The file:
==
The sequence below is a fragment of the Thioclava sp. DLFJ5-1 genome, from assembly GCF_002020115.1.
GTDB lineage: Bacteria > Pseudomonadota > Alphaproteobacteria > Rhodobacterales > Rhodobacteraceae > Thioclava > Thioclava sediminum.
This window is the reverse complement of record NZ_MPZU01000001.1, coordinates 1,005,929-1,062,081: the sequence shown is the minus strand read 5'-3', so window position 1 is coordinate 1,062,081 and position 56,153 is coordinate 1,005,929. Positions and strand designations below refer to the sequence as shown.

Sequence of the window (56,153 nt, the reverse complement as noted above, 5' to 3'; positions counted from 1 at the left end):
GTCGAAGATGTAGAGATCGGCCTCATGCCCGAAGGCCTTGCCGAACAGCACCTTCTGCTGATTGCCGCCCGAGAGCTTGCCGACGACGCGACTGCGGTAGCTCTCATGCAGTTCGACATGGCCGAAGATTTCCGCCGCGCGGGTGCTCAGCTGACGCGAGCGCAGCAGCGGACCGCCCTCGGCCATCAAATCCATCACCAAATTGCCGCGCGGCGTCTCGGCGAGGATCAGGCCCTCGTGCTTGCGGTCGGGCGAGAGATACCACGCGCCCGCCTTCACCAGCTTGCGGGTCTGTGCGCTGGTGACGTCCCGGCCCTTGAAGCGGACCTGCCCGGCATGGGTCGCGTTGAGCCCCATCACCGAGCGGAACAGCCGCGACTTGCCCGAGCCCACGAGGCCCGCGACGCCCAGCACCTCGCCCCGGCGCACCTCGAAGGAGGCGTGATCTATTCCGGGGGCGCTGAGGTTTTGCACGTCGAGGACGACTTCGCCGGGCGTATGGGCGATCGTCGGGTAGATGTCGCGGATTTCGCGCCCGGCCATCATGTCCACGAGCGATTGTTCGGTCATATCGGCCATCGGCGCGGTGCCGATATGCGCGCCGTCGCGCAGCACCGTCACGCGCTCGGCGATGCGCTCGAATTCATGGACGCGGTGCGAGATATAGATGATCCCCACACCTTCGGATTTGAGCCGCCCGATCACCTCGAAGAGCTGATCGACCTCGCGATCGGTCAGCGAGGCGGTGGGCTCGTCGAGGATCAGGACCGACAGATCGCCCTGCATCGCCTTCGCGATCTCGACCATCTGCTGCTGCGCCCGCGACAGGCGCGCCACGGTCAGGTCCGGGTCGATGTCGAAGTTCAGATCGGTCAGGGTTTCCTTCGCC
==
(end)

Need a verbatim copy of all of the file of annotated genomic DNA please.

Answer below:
The sequence below is a fragment of the Thioclava sp. DLFJ5-1 genome, from assembly GCF_002020115.1.
GTDB lineage: Bacteria > Pseudomonadota > Alphaproteobacteria > Rhodobacterales > Rhodobacteraceae > Thioclava > Thioclava sediminum.
This window is the reverse complement of record NZ_MPZU01000001.1, coordinates 1,005,929-1,062,081: the sequence shown is the minus strand read 5'-3', so window position 1 is coordinate 1,062,081 and position 56,153 is coordinate 1,005,929. Positions and strand designations below refer to the sequence as shown.

Sequence of the window (56,153 nt, the reverse complement as noted above, 5' to 3'; positions counted from 1 at the left end):
GTCGAAGATGTAGAGATCGGCCTCATGCCCGAAGGCCTTGCCGAACAGCACCTTCTGCTGATTGCCGCCCGAGAGCTTGCCGACGACGCGACTGCGGTAGCTCTCATGCAGTTCGACATGGCCGAAGATTTCCGCCGCGCGGGTGCTCAGCTGACGCGAGCGCAGCAGCGGACCGCCCTCGGCCATCAAATCCATCACCAAATTGCCGCGCGGCGTCTCGGCGAGGATCAGGCCCTCGTGCTTGCGGTCGGGCGAGAGATACCACGCGCCCGCCTTCACCAGCTTGCGGGTCTGTGCGCTGGTGACGTCCCGGCCCTTGAAGCGGACCTGCCCGGCATGGGTCGCGTTGAGCCCCATCACCGAGCGGAACAGCCGCGACTTGCCCGAGCCCACGAGGCCCGCGACGCCCAGCACCTCGCCCCGGCGCACCTCGAAGGAGGCGTGATCTATTCCGGGGGCGCTGAGGTTTTGCACGTCGAGGACGACTTCGCCGGGCGTATGGGCGATCGTCGGGTAGATGTCGCGGATTTCGCGCCCGGCCATCATGTCCACGAGCGATTGTTCGGTCATATCGGCCATCGGCGCGGTGCCGATATGCGCGCCGTCGCGCAGCACCGTCACGCGCTCGGCGATGCGCTCGAATTCATGGACGCGGTGCGAGATATAGATGATCCCCACACCTTCGGATTTGAGCCGCCCGATCACCTCGAAGAGCTGATCGACCTCGCGATCGGTCAGCGAGGCGGTGGGCTCGTCGAGGATCAGGACCGACAGATCGCCCTGCATCGCCTTCGCGATCTCGACCATCTGCTGCTGCGCCCGCGACAGGCGCGCCACGGTCAGGTCCGGGTCGATGTCGAAGTTCAGATCGGTCAGGGTTTCCTTCGCC